The editorial board of The New York Times has come out swinging against Sprint‘s (NYSE:S) speculated combination with T-Mobile (NYSE:TMUS). SoftBank (OTC:SFTBY), a Japanese wireless provider, owns a controlling interest in Sprint. Should an acquisition be approved by regulators, namely the Federal Communications Commission and the United States Department of Justice, the four largest national carriers would be reduced to the three largest national carriers and such a shrinkage, according to The Times would negatively impact consumers. Here is the crux of The Times’ argument about the impact on consumers:
“As an independent company, for instance, T-Mobile has recently cut prices aggressively and simplified its cellphone plans. Its phone plans are often much cheaper than comparable packages offered by other cellphone companies. It no longer forces customers into two-year contracts; its subscribers can switch to another wireless firm whenever they like. And it slashed the high international roaming charges it levies on calls customers make when they are traveling abroad and eliminated roaming charges for text messages and Internet service.”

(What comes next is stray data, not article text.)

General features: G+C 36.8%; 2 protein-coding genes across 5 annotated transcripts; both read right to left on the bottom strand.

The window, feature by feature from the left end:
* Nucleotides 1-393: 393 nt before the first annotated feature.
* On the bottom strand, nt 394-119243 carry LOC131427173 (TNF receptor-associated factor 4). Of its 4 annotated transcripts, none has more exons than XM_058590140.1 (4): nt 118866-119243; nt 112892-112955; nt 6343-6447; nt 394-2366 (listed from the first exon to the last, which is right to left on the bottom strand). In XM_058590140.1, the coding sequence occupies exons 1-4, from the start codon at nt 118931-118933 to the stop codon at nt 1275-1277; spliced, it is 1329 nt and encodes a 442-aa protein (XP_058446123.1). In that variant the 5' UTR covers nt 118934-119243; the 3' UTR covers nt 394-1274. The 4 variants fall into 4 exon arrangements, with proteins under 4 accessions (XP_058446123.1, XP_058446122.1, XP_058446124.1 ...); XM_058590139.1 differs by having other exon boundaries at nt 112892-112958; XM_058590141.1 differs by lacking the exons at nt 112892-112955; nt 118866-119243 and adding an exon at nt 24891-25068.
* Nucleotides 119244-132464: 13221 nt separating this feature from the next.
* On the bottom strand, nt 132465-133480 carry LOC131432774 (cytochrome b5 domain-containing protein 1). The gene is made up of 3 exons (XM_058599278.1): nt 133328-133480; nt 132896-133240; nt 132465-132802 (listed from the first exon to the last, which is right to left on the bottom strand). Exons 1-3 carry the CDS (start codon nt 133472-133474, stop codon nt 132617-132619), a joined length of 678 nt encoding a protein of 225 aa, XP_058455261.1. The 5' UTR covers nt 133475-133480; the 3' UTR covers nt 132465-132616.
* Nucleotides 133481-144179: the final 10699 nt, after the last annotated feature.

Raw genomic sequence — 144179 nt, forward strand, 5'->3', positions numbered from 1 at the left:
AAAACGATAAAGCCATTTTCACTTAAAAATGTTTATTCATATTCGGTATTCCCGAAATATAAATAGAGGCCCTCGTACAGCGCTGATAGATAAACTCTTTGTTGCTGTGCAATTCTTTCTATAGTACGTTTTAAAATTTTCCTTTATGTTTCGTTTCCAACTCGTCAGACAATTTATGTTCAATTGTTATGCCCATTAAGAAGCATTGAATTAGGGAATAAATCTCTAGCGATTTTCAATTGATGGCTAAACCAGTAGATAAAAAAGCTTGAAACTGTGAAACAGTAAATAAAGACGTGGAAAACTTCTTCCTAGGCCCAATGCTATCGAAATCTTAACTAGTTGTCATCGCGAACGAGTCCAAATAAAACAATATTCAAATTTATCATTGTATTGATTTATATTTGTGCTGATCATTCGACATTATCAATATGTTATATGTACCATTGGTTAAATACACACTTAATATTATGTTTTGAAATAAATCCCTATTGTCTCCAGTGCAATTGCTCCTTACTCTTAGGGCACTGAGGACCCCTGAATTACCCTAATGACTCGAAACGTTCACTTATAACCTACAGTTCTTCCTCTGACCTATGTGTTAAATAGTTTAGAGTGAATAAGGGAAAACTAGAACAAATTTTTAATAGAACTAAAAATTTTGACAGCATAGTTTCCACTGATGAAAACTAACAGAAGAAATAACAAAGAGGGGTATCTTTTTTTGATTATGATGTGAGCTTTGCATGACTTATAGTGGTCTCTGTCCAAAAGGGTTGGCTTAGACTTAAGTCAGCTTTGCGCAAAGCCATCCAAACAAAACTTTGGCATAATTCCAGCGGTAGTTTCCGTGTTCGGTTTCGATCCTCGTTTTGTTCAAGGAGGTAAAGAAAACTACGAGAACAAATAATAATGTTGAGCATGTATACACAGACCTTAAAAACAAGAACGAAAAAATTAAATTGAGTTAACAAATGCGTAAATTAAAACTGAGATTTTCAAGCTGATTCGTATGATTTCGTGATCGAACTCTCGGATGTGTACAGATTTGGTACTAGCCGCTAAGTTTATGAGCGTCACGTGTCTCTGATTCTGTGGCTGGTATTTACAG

To me, that is not a valid argument to base a rejection of a combination. T-Mobile’s decision to provide cheaper comparable packages resulted from its ability to identify a niche, an underserved market that could have been left out of the market for wireless broadband services. It would be bad business judgment for SoftBank to ignore this market especially since T-Mobile’s corner on the underserved market is one of the linchpins of the company’s success. SoftBank would still have to compete with AT&T and Verizon and extinguishing an important part of T-Mobile’s business model would be like bringing a knife to a gunfight.
The Times is wrong on this one.